Supes' Fuelman Records


Supervisor Phil Fisher charged Hinds County the least for Fuelman gas purchases last year.


Fuel purchases by the Hinds County Board of Supervisors have cost county taxpayers over $10,000 since January 2009, according to documents obtained by the Jackson Free Press. The Jackson Free Press obtained Fuelman expense reports for each of the five county supervisors through a public-records request.

The Fuelman program gives public employees a third-party account to purchase gas for government vehicles. The program came under scrutiny in 2009, when a city of Jackson audit revealed 9,000 discrepancies in Fuelman transactions for a four-month period in 2008. Since then, city officials have repeatedly urged employees to use the program cautiously.

While the records reveal no apparent misuse of the Fuelman program, they do illustrate different patterns in the use of county-provided vehicles between supervisors.

Board President Robert Graham earned the most-expensive award, racking up $3,239.47 in charges to his Fuelman account from January 2009 to March 2010. Of that, $1,558.43 was attributed to a special-projects coordinator and $1,669.85 to Graham himself. In that span, Graham put 16,163 miles on his county vehicle. Almost all of Graham's Fuelman purchases were in Jackson or the surrounding metro area, with the exception of an April 2009 trip to Tupelo.

George Smith proved the most well-traveled supervisor, racking up 19,045 miles and total expenses of $2,948.01. Smith told the Jackson Free Press that he regularly drives 100 miles in a day, traveling across his district on county business. Smith pointed out that his district is one of the county's largest, extending south from Woodrow Wilson Avenue to the Copiah County border.

Smith also made out-of-county trips to Hernando and, in July, to Nashville for a conference of the National Association of Counties. Like all out-of-state travel, Smith's Nashville trip had to be approved beforehand. State law requires the board to approve out-of-state travel requests by inserting them in its meeting minutes.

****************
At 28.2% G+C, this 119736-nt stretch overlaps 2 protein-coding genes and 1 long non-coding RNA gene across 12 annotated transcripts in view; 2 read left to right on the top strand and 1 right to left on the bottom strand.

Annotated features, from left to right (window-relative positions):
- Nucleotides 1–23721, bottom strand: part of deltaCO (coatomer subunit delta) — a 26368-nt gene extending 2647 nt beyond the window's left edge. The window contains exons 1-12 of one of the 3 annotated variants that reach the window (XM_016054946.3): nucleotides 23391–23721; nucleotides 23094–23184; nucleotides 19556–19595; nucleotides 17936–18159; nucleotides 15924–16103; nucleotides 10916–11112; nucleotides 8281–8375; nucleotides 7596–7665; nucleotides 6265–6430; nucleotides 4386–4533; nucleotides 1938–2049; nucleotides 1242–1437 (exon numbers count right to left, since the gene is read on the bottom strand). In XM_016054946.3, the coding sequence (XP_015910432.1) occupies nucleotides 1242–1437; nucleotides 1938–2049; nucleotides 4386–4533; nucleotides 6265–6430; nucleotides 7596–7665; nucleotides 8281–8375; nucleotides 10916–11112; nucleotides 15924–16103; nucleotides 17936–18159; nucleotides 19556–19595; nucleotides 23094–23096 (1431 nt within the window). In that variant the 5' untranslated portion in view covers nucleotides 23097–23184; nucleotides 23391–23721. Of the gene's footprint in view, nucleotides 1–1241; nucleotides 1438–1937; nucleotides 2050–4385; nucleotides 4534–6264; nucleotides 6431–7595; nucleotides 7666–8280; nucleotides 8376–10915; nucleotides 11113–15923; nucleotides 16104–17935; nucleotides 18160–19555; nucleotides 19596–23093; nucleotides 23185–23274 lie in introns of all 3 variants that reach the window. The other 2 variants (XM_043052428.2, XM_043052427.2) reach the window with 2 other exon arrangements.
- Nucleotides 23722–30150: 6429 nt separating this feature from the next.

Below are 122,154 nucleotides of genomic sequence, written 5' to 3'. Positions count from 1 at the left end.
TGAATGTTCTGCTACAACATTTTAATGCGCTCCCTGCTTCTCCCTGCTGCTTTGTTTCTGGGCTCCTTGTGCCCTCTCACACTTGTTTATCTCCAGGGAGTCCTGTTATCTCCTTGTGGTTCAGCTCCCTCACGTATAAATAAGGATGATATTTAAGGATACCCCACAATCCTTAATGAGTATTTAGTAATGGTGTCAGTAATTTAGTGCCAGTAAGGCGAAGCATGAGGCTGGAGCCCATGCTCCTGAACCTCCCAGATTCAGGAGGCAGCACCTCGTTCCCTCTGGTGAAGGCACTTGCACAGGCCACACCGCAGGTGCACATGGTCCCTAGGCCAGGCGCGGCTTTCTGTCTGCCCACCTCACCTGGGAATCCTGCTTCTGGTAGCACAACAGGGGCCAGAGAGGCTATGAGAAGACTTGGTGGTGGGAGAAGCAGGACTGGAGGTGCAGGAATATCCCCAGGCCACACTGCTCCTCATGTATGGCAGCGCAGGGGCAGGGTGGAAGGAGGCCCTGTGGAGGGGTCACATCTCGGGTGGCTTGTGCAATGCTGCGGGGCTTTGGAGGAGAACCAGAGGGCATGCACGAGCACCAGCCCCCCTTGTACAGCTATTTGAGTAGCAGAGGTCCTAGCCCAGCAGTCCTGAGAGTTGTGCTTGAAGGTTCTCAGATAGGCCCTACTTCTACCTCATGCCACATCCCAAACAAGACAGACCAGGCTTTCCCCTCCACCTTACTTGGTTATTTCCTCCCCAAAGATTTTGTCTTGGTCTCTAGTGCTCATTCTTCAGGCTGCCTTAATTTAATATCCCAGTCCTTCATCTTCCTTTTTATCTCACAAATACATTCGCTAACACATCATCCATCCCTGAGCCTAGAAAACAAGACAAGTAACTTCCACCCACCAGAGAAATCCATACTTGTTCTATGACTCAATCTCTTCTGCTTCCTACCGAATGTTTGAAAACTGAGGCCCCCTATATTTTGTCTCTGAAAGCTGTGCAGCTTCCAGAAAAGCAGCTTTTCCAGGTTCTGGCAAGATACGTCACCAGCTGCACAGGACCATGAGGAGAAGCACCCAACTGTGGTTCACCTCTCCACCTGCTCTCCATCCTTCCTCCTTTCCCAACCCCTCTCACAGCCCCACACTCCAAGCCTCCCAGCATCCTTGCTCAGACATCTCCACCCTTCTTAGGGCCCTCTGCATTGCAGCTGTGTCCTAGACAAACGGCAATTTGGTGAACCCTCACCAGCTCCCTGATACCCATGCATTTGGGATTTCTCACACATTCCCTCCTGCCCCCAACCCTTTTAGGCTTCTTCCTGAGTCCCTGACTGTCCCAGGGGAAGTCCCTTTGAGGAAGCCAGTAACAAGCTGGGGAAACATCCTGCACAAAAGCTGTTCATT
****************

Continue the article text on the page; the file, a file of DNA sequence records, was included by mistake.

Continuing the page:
Smith said that he would expect his Fuelman expenses to be higher than those for Graham and Supervisor Peggy Calhoun, both of whom represent districts entirely within Jackson's city limits.

"(There) should be a whole lot of difference in mine and, say, Mr. Graham's and Ms. Calhoun's," Smith said. "Their (districts) are all city; they don't have to go out of the city. From one end of my district to the other is 40 miles. If I make one trip, that's as much as they'll drive in a week."

While Graham and Calhoun represent the smallest districts in the county, they are not the board's lightest drivers. Supervisor Phil Fisher, who represents a large swath of central Hinds County, including Clinton and Byram, earns that honor. Fisher is the board's lone Republican and vociferous opponent of increases to county spending. He has apparently walked the fiscally conservative walk as well, buying only $697.33 in gas and traveling only 3,955 miles from January 2009 to March 2010.

Calhoun had the next-lowest expenses, charging the county $943.83 for gas and traveling 5,262 miles. Calhoun recorded two fuel purchases outside the metro area: one in Biloxi June 18 and another in Robinsonville, near Tunica, Aug.15. The Biloxi trip was in conjunction with a Mississippi Association of Supervisors conference, while the Robinsonville purchase was for a conference called by Congressman Bennie Thompson, Calhoun said. Calhoun also disputed Smith's suggestion that her district's relatively smaller size meant that she needed to drive less. She pointed to section 65-7-117 of the Mississippi Code, which states: "Each member of the board of supervisors shall inspect every road and bridge in the county under the jurisdiction of the county (annually)."

Supervisor Doug Anderson, whose district runs along Hinds County's northern and western borders, accumulated $2,263.66 in Fuelman expenses, driving 18,359 miles.

Board Attorney Crystal Martin deserves special recognition for being abundantly helpful with the public-records request that precipitated this column. Martin accepted our request via e-mail—none of this fax nonsense—and responded with an estimated cost in seven days. Even more significantly, the price Martin quoted, $31, reflected only the copying costs. She didn't charge us retrieval costs, as she was technically allowed to, under state law.

Martin's decision to waive the retrieval costs should not be newsworthy. Unfortunately, many governmental bodies in Mississippi take advantage of state law allowing for "reasonable" retrieval and copying charges by charging prohibitively high costs for records. This is a deceptive tactic, as it allows agencies to appear open, claiming to grant a records request, while effectively stonewalling journalists and citizens as thoroughly as if they had denied the request from the outset.

This article has been updated with additional information from Supervisor Peggy Calhoun.


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